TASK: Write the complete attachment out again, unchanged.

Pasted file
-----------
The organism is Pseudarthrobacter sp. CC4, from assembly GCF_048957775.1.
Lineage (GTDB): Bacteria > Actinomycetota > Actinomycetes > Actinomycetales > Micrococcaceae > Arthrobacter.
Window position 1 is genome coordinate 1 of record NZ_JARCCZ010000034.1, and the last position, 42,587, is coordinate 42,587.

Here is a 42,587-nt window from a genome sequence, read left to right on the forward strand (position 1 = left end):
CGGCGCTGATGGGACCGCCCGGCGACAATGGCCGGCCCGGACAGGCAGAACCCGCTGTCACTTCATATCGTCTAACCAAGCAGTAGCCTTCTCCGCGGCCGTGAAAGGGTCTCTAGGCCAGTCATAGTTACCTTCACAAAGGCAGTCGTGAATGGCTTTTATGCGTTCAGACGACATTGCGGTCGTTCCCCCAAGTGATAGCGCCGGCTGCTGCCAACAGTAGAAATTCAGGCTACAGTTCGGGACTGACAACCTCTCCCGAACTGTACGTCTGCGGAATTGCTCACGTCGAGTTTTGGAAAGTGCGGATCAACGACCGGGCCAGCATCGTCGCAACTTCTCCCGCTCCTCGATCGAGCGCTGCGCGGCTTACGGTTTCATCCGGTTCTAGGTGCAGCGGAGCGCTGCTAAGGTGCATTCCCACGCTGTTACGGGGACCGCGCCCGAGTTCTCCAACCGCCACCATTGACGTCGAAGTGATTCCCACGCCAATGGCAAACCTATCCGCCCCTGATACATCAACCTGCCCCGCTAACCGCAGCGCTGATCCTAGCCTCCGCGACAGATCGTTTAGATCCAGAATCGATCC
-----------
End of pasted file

The organism is Pseudarthrobacter sp. CC4, from assembly GCF_048957775.1.
Lineage (GTDB): Bacteria > Actinomycetota > Actinomycetes > Actinomycetales > Micrococcaceae > Arthrobacter.
Window position 1 is genome coordinate 1 of record NZ_JARCCZ010000034.1, and the last position, 42,587, is coordinate 42,587.

Here is a 42,587-nt window from a genome sequence, read left to right on the forward strand (position 1 = left end):
CGGCGCTGATGGGACCGCCCGGCGACAATGGCCGGCCCGGACAGGCAGAACCCGCTGTCACTTCATATCGTCTAACCAAGCAGTAGCCTTCTCCGCGGCCGTGAAAGGGTCTCTAGGCCAGTCATAGTTACCTTCACAAAGGCAGTCGTGAATGGCTTTTATGCGTTCAGACGACATTGCGGTCGTTCCCCCAAGTGATAGCGCCGGCTGCTGCCAACAGTAGAAATTCAGGCTACAGTTCGGGACTGACAACCTCTCCCGAACTGTACGTCTGCGGAATTGCTCACGTCGAGTTTTGGAAAGTGCGGATCAACGACCGGGCCAGCATCGTCGCAACTTCTCCCGCTCCTCGATCGAGCGCTGCGCGGCTTACGGTTTCATCCGGTTCTAGGTGCAGCGGAGCGCTGCTAAGGTGCATTCCCACGCTGTTACGGGGACCGCGCCCGAGTTCTCCAACCGCCACCATTGACGTCGAAGTGATTCCCACGCCAATGGCAAACCTATCCGCCCCTGATACATCAACCTGCCCCGCTAACCGCAGCGCTGATCCTAGCCTCCGCGACAGATCGTTTAGATCCAGAATCGATCC